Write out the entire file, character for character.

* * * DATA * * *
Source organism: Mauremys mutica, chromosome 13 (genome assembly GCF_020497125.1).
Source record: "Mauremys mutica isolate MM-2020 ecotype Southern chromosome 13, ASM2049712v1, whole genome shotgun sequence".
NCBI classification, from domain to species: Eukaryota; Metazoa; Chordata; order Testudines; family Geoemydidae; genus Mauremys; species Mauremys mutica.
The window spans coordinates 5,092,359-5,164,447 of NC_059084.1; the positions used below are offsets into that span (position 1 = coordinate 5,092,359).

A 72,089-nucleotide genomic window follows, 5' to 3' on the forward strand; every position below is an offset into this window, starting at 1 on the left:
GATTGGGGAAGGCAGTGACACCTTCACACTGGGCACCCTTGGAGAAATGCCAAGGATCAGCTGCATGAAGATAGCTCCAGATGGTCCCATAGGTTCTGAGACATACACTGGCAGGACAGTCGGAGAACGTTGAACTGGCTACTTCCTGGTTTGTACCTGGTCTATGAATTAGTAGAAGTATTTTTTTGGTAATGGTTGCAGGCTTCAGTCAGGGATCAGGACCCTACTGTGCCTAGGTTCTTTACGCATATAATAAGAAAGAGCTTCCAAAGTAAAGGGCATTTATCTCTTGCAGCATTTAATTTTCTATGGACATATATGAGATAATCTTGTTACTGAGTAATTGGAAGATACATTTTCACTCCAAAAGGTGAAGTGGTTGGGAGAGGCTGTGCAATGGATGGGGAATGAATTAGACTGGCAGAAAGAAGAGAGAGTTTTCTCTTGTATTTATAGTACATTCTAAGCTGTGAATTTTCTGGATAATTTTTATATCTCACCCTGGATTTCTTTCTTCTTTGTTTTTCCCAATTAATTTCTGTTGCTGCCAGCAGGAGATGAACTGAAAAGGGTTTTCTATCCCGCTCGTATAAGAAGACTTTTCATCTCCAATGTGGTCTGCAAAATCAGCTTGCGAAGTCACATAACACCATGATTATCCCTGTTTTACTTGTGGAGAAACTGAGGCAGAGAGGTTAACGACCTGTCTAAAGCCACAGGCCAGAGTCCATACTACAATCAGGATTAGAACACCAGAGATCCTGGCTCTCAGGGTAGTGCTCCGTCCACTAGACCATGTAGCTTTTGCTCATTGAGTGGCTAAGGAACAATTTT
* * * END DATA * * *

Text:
Source organism: Mauremys mutica, chromosome 13 (genome assembly GCF_020497125.1).
Source record: "Mauremys mutica isolate MM-2020 ecotype Southern chromosome 13, ASM2049712v1, whole genome shotgun sequence".
NCBI classification, from domain to species: Eukaryota; Metazoa; Chordata; order Testudines; family Geoemydidae; genus Mauremys; species Mauremys mutica.
The window spans coordinates 5,092,359-5,164,447 of NC_059084.1; the positions used below are offsets into that span (position 1 = coordinate 5,092,359).

A 72,089-nucleotide genomic window follows, 5' to 3' on the forward strand; every position below is an offset into this window, starting at 1 on the left:
GATTGGGGAAGGCAGTGACACCTTCACACTGGGCACCCTTGGAGAAATGCCAAGGATCAGCTGCATGAAGATAGCTCCAGATGGTCCCATAGGTTCTGAGACATACACTGGCAGGACAGTCGGAGAACGTTGAACTGGCTACTTCCTGGTTTGTACCTGGTCTATGAATTAGTAGAAGTATTTTTTTGGTAATGGTTGCAGGCTTCAGTCAGGGATCAGGACCCTACTGTGCCTAGGTTCTTTACGCATATAATAAGAAAGAGCTTCCAAAGTAAAGGGCATTTATCTCTTGCAGCATTTAATTTTCTATGGACATATATGAGATAATCTTGTTACTGAGTAATTGGAAGATACATTTTCACTCCAAAAGGTGAAGTGGTTGGGAGAGGCTGTGCAATGGATGGGGAATGAATTAGACTGGCAGAAAGAAGAGAGAGTTTTCTCTTGTATTTATAGTACATTCTAAGCTGTGAATTTTCTGGATAATTTTTATATCTCACCCTGGATTTCTTTCTTCTTTGTTTTTCCCAATTAATTTCTGTTGCTGCCAGCAGGAGATGAACTGAAAAGGGTTTTCTATCCCGCTCGTATAAGAAGACTTTTCATCTCCAATGTGGTCTGCAAAATCAGCTTGCGAAGTCACATAACACCATGATTATCCCTGTTTTACTTGTGGAGAAACTGAGGCAGAGAGGTTAACGACCTGTCTAAAGCCACAGGCCAGAGTCCATACTACAATCAGGATTAGAACACCAGAGATCCTGGCTCTCAGGGTAGTGCTCCGTCCACTAGACCATGTAGCTTTTGCTCATTGAGTGGCTAAGGAACAATTTT